Grasses That Feign Infestation

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Given the option, most of us would rather avoid a salad riddled with insects or an apple chock full of worms. Much as we prefer to avoid insect-infested fruits and vegetables, so too do many herbivores. Some plants seem to be taking advantage of this. In response to strong herbivore pressure, some plant species have evolved insect mimicry. One such case involves grass and aphids. 

Paspalum paspaloides can be found growing in tropical regions around the globe. In many ways they are similar to other C4 grasses. When they flower, however, one may notice something interesting. All of the flowers appear to be covered in aphids. Close inspection would reveal that this is not the case. Those clusters of dark specks swaying the breeze are simply the numerous dark anthers of the inflorescence. This has led some to hypothesize that these plants may be mimicking an aphid infestation.

This observation begs the question: "what benefit is there in mimicking aphids?" There are two major hypotheses that have been proposed in order to explain this phenomenon. The first is defense against herbivory. As stated above, herbivores often avoid plant material that has been infested with insects. Aside from any potential palatability issues, large populations of insect pests can signal a decrease in the nutritional value of a potential food source. Why waste time eating something that is already being eaten? Evidence in support of this hypothesis has come from other systems. A wide array of herbivores, both mammalian and insect, have been shown to avoid aphid-infested plant material.

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The second hypothesis is one of avoiding future infestations. Aphids are clonal organisms with a short generation time. It does not take long for a few aphids to become many, and many to become an infestation. As such, aphids looking for a new plant to colonize habitually avoid plants that already have aphids on them. It could very well be that such aphid mimicry is a means by which the grass keeps actual aphids at bay.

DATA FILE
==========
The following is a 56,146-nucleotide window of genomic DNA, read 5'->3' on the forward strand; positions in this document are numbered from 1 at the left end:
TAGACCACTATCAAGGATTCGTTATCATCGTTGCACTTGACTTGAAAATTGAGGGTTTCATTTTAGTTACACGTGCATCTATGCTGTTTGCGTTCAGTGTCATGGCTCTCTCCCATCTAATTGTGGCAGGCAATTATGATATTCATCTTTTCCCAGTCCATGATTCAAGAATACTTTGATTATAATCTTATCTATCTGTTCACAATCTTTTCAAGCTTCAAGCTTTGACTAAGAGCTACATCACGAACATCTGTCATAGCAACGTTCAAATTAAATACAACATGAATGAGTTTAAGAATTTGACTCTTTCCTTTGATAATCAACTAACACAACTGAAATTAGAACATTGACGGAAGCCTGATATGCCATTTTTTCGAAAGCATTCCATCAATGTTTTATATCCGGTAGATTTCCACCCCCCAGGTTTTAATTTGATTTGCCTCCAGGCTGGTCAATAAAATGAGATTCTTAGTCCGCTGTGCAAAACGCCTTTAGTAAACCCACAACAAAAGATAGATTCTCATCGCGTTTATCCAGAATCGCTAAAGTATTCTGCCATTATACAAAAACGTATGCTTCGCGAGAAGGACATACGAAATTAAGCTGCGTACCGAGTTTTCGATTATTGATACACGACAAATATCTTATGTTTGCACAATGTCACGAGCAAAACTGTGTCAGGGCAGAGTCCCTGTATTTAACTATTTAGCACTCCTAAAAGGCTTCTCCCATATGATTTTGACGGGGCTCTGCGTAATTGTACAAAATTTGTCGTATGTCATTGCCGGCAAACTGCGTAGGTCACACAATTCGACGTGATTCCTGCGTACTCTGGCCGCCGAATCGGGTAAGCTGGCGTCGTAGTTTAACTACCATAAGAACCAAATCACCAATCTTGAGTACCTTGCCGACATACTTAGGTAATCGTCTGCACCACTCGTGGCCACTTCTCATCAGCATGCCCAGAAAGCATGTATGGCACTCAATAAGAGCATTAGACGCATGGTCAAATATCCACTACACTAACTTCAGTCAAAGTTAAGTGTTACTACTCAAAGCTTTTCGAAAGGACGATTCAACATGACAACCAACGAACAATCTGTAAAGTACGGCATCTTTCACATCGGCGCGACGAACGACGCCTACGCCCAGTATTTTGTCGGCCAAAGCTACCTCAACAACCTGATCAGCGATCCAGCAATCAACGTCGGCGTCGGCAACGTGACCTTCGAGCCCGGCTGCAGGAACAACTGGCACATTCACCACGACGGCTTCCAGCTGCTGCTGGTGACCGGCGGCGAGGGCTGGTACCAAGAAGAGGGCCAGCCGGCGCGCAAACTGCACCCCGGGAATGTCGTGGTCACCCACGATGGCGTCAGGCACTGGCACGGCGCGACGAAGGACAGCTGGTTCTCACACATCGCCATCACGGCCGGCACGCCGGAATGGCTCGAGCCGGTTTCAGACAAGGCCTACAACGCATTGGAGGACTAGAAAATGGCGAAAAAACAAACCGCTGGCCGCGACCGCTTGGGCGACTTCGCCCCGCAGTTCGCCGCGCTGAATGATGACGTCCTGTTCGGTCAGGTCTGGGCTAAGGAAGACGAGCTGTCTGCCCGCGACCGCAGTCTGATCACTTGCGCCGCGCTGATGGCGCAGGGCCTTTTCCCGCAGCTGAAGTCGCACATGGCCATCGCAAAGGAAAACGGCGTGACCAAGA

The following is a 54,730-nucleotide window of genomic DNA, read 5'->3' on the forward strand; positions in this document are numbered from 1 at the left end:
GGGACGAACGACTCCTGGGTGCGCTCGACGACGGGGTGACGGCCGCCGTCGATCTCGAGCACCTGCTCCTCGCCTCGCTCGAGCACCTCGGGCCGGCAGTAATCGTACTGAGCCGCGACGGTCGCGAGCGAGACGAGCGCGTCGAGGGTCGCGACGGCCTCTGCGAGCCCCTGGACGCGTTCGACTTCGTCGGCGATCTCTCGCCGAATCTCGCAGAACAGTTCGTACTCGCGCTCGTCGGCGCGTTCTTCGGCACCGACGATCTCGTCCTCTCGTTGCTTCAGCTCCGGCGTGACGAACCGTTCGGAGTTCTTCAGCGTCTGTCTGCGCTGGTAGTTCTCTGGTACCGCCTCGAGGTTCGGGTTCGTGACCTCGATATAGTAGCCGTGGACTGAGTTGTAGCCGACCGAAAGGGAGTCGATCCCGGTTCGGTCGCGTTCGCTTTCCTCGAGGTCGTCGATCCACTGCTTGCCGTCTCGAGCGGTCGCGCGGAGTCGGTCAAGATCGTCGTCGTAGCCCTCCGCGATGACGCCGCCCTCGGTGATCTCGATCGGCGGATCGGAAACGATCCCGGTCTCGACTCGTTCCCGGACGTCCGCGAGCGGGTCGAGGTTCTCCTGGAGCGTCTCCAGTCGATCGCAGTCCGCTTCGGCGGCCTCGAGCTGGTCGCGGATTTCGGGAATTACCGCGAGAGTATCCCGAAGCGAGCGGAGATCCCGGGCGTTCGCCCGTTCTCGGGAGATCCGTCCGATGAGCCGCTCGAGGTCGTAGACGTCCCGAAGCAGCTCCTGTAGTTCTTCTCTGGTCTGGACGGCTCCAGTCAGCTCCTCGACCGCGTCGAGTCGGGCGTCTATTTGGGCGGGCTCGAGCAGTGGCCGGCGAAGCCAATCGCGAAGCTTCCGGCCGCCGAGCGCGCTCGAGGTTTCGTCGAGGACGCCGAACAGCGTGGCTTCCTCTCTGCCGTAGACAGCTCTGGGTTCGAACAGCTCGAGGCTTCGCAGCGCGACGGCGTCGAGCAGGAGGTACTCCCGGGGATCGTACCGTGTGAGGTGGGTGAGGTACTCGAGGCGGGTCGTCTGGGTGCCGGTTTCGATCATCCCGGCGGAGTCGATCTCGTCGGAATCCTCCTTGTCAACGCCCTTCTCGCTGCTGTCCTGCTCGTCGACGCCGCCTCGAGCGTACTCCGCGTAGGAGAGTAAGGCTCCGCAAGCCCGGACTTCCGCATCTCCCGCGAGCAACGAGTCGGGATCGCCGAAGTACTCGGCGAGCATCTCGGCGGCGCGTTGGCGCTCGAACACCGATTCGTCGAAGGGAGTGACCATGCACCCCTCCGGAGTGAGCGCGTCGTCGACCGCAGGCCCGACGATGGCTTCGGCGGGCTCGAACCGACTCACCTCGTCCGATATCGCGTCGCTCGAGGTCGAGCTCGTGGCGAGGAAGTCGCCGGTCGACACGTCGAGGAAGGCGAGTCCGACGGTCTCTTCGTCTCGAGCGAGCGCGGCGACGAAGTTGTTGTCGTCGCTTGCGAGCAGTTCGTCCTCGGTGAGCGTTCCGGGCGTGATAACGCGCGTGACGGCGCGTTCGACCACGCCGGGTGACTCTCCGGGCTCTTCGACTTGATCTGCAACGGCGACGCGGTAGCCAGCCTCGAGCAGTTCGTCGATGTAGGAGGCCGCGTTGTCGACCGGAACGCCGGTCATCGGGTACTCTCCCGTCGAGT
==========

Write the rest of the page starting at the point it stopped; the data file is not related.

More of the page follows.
If this is a form of true mimicry then the question is not a matter of which hypothesis but the relative influence of each. It seems that it very well could be driven by a mixture of both strategies. Still, all of this is speculative until actual experiments are carried out. Those who originally put forth these ideas have identified similar potential mimicry systems in other plants as well. The idea is ripe for the testing!

Photo Credits: [1]

Further Reading: [1] [2] [3]

 

Sand Armor

Plants go through a lot to protect themselves from the hungry jaws of herbivores. They have evolved a multitude of ways in which to do this - toxins, stinging hairs, thorns, and even camouflage. And now, thanks to research by a team from UC Davis, we can add sand to this list. 

At this point you may be asking "sand?!" Stick with me here. Undoubtedly you have noticed that sticky plants often have bits of whatever substrate they are growing in stuck to their stems and leaves. You wouldn't be the first to notice this. Back in 1996 a term was coined for this very phenomenon. It has been called “psammophory,” which translates to "sand-carrying."

Over 200 species of plants hailing from 88 genera in 34 families have been identified as psammorphorous. The nature of this habit has been an object of inquiry for at least a handful of researchers over the last few decades. Hypotheses have ranged from protection from physical abrasion, reduction of water loss, reduced surface temperature, reduced solar radiation, and protection from herbivory. 

It was this last hypothesis that seemed to stick. Indeed, many plants produce crystalline structures in their tissues (phytoliths, raphides, etc., which are often silica or calcium based) to deter herbivores. Sand, being silica based, is known to cause tooth wear in humans, ungulates, and rodents. Perhaps a coating of sand is enough to drive away insects and other hungry critters looking to snack on a plant. 

By controlling the amount and color of the sand stuck to plants, the researchers were able to demonstrate that plants covered in sand were less palatable to both mammalian and insect herbivores. In total, sand-covered individuals received significantly less damage to their leaves than individuals that had their sand coat removed. By altering the color of the sand, the researchers were able to demonstrate that this was not a function of camouflage. In total, the presence of sand led to an overall increase in fitness due to a decrease in damage over time. These results are the first conclusive evidence in support of psammophory as yet another fantastic plant defense mechanism. 

Photo Credit: Franco Folini (bit.ly/1RApG1R) and Wolfram Burner (
http://bit.ly/1RMNR9V)

Further Reading:
http://onlinelibrary.wiley.com/wol1/doi/10.1890/15-1696/abstract